In the past, it seemed that President Bush was much more careful about how he misled us into war than to tell blatant and easily debunked falsehoods:
US President George W. Bush charged Monday that Iran has openly declared that it seeks nuclear weapons — an inaccurate accusation at a time of sharp tensions between Washington and Tehran.
“It’s up to Iran to prove to the world that they’re a stabilizing force as opposed to a destabilizing force. After all, this is a government that has proclaimed its desire to build a nuclear weapon,” he said during a joint press conference with Afghan President Hamid Karzai.
But Iran has repeatedly said that its nuclear program, which is widely believed in the West to be cover for an effort to develop atomic weapons, is for civilian purposes.
Brian Beutler gives kudos to AFP for clearly calling bullshit on the President’s bullshit. In the previous go-around with the Bush Administration and their propaganda catapult in 2002 and 2003, this wasn’t happening. For example, take a look at this speech from October 7, 2002, which had 13 separate falsehoods (search for “October 7” to see the list), hardly any of which were ever critically reported in the media, even though most of them were already known to be false at the time. In software testing parlance, this is a bug, not a feature when it comes to how the media should function. Even worse, many people in the media today recognize this, even lament it, but have decided that it’s a Won’t Fix.
For example, Robin Wright of the Washington Post responded to ThinkProgress today for their criticisms of her column about the neocon mindset towards Iran. Wright claims that it’s not her intent to pass judgement on them, just to make us aware of what their viewpoint is. It’s true that when you have a difference of opinion, someone like Wright shouldn’t inject her personal bias into the story, but that’s not what the complaint is about. Wright wrote:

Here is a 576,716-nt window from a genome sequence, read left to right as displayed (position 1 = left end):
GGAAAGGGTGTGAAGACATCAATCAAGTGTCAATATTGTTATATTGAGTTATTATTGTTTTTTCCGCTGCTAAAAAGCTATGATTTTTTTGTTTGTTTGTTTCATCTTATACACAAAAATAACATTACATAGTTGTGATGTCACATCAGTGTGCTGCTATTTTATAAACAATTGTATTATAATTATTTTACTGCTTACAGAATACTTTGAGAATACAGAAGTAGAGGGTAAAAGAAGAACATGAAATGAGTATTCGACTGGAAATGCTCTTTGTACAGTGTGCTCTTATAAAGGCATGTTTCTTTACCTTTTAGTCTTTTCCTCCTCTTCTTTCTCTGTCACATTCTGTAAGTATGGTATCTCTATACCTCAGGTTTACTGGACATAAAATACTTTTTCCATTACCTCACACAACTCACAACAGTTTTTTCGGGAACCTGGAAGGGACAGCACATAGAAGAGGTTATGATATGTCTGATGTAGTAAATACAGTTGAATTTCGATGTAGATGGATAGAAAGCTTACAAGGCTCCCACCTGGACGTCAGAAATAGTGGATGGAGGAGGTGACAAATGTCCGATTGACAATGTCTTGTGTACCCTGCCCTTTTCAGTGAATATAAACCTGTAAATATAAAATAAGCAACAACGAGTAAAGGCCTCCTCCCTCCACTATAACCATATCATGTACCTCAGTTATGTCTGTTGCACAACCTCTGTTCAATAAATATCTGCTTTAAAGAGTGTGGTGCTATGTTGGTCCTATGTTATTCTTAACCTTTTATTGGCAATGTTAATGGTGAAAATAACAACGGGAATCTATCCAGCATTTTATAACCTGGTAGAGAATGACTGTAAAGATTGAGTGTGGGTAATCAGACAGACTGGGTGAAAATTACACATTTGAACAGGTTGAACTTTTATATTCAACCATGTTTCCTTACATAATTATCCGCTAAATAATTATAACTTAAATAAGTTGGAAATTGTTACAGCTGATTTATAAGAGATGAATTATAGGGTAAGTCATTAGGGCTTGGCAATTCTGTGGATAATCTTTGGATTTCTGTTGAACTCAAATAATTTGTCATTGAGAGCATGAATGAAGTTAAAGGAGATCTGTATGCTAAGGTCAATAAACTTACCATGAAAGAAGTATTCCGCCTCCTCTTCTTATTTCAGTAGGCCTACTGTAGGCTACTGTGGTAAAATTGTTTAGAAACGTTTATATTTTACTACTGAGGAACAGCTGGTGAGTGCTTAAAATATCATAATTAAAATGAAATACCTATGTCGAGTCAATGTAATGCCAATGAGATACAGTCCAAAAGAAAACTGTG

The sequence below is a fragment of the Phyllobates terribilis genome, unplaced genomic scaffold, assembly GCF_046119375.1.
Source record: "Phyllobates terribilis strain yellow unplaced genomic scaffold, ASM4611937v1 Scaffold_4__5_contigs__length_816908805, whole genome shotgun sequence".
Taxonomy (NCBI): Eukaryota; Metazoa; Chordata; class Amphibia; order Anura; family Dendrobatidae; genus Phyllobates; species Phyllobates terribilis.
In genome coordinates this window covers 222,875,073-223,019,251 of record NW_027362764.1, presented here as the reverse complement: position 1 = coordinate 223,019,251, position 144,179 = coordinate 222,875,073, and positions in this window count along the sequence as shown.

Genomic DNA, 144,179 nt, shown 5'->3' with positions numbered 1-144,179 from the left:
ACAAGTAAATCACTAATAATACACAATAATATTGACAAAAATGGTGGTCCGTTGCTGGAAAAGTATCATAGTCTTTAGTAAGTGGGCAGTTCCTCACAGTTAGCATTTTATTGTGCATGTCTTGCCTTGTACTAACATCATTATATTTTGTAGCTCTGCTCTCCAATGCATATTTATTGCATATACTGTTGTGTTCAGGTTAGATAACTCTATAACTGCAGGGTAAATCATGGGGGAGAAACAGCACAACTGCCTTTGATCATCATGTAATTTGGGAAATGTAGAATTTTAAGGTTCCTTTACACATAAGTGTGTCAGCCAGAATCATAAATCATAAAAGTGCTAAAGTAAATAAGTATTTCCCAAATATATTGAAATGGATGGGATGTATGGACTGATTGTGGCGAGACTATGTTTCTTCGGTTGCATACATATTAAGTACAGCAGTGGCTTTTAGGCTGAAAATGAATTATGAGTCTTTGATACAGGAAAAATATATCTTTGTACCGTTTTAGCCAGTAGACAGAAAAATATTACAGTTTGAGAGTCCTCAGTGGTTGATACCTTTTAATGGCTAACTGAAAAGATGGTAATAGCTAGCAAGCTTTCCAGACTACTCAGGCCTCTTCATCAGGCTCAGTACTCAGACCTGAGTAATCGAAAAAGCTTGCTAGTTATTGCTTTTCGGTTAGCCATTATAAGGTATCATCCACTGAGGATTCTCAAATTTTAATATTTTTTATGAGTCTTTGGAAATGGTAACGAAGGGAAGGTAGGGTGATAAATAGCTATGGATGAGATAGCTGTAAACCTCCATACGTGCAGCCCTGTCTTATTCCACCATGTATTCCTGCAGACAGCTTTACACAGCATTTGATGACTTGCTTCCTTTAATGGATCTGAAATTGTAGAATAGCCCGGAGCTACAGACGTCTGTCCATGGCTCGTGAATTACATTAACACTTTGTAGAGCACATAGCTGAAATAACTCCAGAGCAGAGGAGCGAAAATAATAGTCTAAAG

Michael Rubin of the American Enterprise Institute recently wrote that assuming that Iran wants stability in Iraq is “as naive as it is dangerous. . . . U.S. and Iranian interests in Iraq are diametrically opposed, and will continue to be until one side wins and the other loses.” He depicted diplomacy with Iran as “a mirage, a tactical tool to divert U.S. policy attention away from the Revolutionary Guards and intelligence officials charged with implementing the Iranian leadership’s objectives.”
Rubin’s claim that U.S. and Iranian interests in Iraq are “diametrically opposed” is not an opinion, it’s a falsehood. Many of our interests in Iraq are in line. That’s why we’ve been sitting down and talking to them about how to deal with the situation there. Wright’s inability to call this out is not a noble effort to be free from bias, it’s lazy journalism. There’s a very big difference between leaving your opinions at the door and failing to identify something that’s not true as being such. When high profile people who have great influence over our foreign policy are believing in fairy tales, that’s something you need to tell people.